Your dentist can help you determine if your teeth and gums are healthy and good candidates for teeth whitening and which whitening process will give you even, natural looking results. If the discoloration or stains on your teeth will not respond well to whitening, your dentist will have other options that will work best for you. If teeth whitening is a good option for you, in-office whitening will give almost immediate results and teeth whitening trays and gels created by your dentist can be done at home over the span of several weeks.
Also known as gum disease…this is a serious infection in your gums that is mainly caused by bacterial plaque that is constantly forming on your teeth. When plaque isn’t removed by brushing, flossing and regular dental cleanings, it can turn to tartar—a hard substance that can only be removed by a dentist. When left in your mouth, plaque and tartar can cause inflammation of your gums which can develop into infections below the gum line causing the gum to separate from your teeth creating pockets that become infected and can even fill with pus. As the pockets deepen and the disease becomes more pronounced, bone and gum tissue are destroyed which can ultimately result in tooth loss. And periodontal disease is stealthy…usually giving no or very few signs of its existence. In addition it is now medically known that untreated periodontal disease can shorten a person’s lifespan by rapidly increasing heart disease and worsening diabetes. Regular dental checkups can detect periodontal disease at even its earliest stages.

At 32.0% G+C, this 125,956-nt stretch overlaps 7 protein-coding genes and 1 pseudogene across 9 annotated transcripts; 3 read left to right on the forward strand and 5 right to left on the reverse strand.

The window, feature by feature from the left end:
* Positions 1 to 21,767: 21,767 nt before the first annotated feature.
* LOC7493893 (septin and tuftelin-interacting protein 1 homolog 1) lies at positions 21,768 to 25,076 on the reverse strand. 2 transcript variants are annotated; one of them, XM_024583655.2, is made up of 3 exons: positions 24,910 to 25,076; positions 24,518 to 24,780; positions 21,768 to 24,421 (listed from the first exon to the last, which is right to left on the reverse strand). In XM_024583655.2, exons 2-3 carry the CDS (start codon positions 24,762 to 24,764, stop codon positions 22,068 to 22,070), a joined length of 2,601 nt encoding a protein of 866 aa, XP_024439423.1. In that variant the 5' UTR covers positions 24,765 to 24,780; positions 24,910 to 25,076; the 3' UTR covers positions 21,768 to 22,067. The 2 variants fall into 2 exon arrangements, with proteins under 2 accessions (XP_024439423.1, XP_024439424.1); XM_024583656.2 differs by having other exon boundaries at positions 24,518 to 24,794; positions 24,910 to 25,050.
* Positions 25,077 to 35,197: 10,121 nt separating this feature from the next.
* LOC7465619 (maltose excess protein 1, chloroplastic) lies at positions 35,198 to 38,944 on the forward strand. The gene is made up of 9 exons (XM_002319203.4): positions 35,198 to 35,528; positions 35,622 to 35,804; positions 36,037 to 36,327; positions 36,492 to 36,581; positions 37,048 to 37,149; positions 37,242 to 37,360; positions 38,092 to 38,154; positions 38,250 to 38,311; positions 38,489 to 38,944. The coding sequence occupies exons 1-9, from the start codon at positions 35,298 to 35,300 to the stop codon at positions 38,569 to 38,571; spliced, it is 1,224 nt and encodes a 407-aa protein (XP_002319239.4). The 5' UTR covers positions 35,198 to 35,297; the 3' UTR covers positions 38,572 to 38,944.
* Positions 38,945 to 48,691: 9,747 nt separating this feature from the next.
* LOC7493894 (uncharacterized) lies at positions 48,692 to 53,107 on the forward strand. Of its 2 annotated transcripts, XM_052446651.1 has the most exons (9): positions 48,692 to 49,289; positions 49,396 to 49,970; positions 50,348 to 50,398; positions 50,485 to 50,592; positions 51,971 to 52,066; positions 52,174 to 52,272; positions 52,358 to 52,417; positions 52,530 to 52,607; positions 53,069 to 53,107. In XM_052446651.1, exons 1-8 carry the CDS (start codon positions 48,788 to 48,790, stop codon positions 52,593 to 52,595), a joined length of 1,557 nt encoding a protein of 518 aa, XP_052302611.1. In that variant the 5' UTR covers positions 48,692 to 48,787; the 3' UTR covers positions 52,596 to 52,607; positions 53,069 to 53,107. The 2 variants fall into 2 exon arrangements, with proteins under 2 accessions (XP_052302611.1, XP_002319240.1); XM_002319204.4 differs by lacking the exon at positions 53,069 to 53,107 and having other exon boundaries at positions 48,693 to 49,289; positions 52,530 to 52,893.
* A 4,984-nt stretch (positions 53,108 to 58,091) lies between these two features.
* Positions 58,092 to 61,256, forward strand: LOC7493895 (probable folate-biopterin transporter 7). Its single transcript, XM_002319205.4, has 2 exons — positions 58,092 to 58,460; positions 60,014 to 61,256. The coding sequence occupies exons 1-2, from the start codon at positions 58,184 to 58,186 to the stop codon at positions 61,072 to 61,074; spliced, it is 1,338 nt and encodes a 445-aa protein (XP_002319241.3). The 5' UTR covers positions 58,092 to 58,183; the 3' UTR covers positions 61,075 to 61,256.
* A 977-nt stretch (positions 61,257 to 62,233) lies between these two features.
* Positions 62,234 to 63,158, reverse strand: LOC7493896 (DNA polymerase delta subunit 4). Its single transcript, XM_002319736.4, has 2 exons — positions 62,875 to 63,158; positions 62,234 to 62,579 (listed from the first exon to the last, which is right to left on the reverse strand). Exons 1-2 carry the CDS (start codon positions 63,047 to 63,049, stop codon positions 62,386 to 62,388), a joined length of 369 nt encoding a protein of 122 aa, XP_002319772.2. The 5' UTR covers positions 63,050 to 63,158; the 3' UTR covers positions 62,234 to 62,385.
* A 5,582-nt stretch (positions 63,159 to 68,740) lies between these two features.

Since periodontal disease is created by plaque and tartar buildup on your gums, good dental hygiene is a must in preventing gum disease. And along with good daily oral hygiene habits, regular visits to your dentist for checkups and professional cleanings involving scaling and root therapy that will remove plaque or tartar build up, will help keep your gums healthy and free of periodontal disease and infections.